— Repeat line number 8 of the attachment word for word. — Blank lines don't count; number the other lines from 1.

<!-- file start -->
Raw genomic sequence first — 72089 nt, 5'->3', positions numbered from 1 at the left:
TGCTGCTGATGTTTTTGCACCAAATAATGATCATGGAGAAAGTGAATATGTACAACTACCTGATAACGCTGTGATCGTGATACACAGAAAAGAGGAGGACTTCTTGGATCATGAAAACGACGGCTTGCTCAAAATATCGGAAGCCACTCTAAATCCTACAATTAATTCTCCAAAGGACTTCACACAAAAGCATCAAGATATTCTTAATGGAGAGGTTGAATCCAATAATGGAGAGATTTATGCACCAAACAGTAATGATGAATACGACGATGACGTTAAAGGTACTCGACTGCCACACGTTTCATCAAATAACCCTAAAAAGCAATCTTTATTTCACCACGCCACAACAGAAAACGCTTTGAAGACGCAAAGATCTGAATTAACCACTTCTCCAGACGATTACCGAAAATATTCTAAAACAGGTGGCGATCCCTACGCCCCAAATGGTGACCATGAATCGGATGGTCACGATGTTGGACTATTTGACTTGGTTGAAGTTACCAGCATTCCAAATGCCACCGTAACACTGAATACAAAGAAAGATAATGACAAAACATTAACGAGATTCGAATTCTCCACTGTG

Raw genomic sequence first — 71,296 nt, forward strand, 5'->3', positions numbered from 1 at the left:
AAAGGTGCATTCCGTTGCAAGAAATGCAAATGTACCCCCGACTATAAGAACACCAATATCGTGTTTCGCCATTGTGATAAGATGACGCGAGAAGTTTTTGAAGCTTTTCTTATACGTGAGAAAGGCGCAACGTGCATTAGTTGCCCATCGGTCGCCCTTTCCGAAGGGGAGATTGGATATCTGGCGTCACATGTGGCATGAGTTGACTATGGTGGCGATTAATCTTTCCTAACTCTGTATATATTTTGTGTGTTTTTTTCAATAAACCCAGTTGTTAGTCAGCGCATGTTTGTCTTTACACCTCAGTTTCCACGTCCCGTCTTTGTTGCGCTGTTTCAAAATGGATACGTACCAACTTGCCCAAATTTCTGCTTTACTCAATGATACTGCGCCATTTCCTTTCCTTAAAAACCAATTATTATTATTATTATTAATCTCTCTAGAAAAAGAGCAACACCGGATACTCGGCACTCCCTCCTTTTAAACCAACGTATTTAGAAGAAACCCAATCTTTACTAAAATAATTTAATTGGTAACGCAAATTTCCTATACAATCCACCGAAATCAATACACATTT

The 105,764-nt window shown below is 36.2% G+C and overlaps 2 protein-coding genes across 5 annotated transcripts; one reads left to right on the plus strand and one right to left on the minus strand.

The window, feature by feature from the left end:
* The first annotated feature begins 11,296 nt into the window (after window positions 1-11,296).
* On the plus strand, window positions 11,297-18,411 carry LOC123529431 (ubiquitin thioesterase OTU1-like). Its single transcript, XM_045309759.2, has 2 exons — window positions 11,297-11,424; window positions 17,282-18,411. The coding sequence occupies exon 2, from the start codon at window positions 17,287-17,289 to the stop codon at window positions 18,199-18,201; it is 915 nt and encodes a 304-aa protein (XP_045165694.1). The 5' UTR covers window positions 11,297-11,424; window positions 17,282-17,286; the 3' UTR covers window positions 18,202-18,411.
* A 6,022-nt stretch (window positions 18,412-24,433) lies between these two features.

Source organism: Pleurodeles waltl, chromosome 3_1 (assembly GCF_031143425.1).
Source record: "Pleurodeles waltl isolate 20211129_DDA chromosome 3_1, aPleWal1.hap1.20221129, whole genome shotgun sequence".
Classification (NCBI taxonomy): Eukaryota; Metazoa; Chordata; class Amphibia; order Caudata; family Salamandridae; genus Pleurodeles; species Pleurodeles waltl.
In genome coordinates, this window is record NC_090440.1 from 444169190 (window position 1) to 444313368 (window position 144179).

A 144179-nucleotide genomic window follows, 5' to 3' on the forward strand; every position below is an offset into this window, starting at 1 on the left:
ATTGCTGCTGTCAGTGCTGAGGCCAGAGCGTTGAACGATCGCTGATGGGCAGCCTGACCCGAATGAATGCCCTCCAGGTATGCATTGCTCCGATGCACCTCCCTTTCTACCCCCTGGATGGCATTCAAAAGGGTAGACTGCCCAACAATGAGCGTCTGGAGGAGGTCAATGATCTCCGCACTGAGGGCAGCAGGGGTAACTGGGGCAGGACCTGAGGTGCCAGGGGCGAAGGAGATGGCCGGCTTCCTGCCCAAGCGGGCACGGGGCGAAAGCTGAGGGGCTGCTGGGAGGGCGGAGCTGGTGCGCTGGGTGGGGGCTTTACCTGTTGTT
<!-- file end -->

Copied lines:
* On the plus strand, window positions 11,297-18,411 carry LOC123529431 (ubiquitin thioesterase OTU1-like). Its single transcript, XM_045309759.2, has 2 exons — window positions 11,297-11,424; window positions 17,282-18,411. The coding sequence occupies exon 2, from the start codon at window positions 17,287-17,289 to the stop codon at window positions 18,199-18,201; it is 915 nt and encodes a 304-aa protein (XP_045165694.1). The 5' UTR covers window positions 11,297-11,424; window positions 17,282-17,286; the 3' UTR covers window positions 18,202-18,411.